The Waikato has a number of interesting wetlands, ancient forests set on dormant volcanoes and coastal areas harbouring large populations of migratory bird.
There are two sites in the area that are protected under the Ramsar International Convention on wetlands, out of a total of six in New Zealand: the Whangamarino swamp north of Hamilton and the Kopuatai Peat Dome on the Hauraki Plains.
Whangamarino is the second largest swamp complex in New Zealand and is crucial for the protection of wetland life. It is one of the few remaining native habitats for threatened species such as the longfin eel and the Australasian bittern. The swamp is home to rare plants including water milfoil, swamp helmet orchid and club moss.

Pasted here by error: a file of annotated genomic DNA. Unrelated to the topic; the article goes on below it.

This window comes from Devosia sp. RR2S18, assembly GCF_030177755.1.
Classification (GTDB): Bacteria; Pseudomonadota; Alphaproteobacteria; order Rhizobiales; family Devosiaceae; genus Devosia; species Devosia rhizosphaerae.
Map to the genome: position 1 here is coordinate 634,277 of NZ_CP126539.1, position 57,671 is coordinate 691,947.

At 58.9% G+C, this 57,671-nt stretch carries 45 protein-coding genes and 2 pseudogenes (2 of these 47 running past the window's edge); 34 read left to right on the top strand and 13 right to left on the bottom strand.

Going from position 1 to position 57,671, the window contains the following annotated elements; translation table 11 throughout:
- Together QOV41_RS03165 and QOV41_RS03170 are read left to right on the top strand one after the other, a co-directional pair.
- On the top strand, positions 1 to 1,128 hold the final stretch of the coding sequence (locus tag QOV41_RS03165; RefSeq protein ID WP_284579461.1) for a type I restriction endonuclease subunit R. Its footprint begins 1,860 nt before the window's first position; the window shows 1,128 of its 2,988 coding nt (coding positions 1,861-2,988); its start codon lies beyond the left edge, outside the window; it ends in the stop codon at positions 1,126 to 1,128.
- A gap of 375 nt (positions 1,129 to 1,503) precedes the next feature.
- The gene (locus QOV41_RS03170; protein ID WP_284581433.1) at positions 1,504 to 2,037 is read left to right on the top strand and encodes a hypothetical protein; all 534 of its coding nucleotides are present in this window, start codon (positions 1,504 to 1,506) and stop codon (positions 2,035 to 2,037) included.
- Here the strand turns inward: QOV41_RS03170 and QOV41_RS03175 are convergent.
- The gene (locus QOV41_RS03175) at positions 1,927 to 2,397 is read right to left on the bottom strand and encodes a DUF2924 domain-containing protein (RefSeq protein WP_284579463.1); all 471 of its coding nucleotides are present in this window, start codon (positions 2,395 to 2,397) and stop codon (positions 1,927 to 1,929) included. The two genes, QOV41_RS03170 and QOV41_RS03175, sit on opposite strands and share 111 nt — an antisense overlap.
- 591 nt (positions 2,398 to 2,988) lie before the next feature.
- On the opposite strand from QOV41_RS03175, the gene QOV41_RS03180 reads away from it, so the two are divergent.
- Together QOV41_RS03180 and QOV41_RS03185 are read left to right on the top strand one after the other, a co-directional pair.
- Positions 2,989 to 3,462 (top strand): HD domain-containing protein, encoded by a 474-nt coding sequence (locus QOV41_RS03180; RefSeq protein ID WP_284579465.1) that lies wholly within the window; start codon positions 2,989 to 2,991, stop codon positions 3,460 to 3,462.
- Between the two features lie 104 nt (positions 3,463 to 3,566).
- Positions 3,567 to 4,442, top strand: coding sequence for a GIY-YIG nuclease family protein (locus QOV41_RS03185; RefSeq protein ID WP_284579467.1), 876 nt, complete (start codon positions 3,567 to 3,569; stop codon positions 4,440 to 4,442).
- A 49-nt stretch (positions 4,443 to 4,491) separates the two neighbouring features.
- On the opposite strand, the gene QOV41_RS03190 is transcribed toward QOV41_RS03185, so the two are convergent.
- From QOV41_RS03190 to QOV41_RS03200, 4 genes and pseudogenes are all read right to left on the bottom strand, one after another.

The Kopuatai Peat Dome, comprising an area of more than 9000 Ha, is the largest unaltered peat bog in New Zealand. It provides a natural habitat for endangered species as the black mudfish, longfin eel and brown teal. It is also home for a variety of native plants including an ecologically important remnant of kahikatea forest. The dome plays a crucial role in retaining floodwater from Waitoa and Piako catchments.
Most of the native forest in Waikato can be found in old volcanoes, namely Mt Pirongia, Mt Karioi, Mt Te Aroha, Mt Kakepuku and Maungatautari. The latter, located near Cambridge, has been fenced for protection against pests.
Other places of interest within the region are the Hakarimata Ranges near Hamilton and a special bird feeding site on the shell banks of the Firth of Thames near Miranda.
Thousands of migratory birds of 74 species can be seen in the shell banks, including waders, cormorants, spoonbills, plovers, godwits and many more. The banks are an example of a Chenier plain, a rare landform made up of fossilised cockle shells, which several shorebirds use as a high tide roost.